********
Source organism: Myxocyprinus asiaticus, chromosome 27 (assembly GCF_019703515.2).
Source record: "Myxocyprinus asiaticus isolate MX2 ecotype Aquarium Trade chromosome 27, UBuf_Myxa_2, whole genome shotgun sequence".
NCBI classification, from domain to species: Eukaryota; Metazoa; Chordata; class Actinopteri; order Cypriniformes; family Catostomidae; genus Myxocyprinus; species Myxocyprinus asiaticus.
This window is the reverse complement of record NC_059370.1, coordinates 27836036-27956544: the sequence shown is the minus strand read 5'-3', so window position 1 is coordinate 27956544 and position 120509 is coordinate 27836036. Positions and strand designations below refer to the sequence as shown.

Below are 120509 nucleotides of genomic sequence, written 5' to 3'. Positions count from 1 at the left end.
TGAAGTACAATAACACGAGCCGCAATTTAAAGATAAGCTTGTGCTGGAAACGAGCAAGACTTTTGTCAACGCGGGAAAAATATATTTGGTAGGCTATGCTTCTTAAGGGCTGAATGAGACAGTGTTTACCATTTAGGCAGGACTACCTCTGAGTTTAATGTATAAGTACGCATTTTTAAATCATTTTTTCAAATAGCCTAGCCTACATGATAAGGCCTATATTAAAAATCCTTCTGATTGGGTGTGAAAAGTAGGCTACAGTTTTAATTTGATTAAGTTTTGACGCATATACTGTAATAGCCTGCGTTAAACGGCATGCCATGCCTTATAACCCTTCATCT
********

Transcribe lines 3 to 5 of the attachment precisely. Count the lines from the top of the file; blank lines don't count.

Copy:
NCBI classification, from domain to species: Eukaryota; Metazoa; Chordata; class Actinopteri; order Cypriniformes; family Catostomidae; genus Myxocyprinus; species Myxocyprinus asiaticus.
This window is the reverse complement of record NC_059370.1, coordinates 27836036-27956544: the sequence shown is the minus strand read 5'-3', so window position 1 is coordinate 27956544 and position 120509 is coordinate 27836036. Positions and strand designations below refer to the sequence as shown.

Below are 120509 nucleotides of genomic sequence, written 5' to 3'. Positions count from 1 at the left end.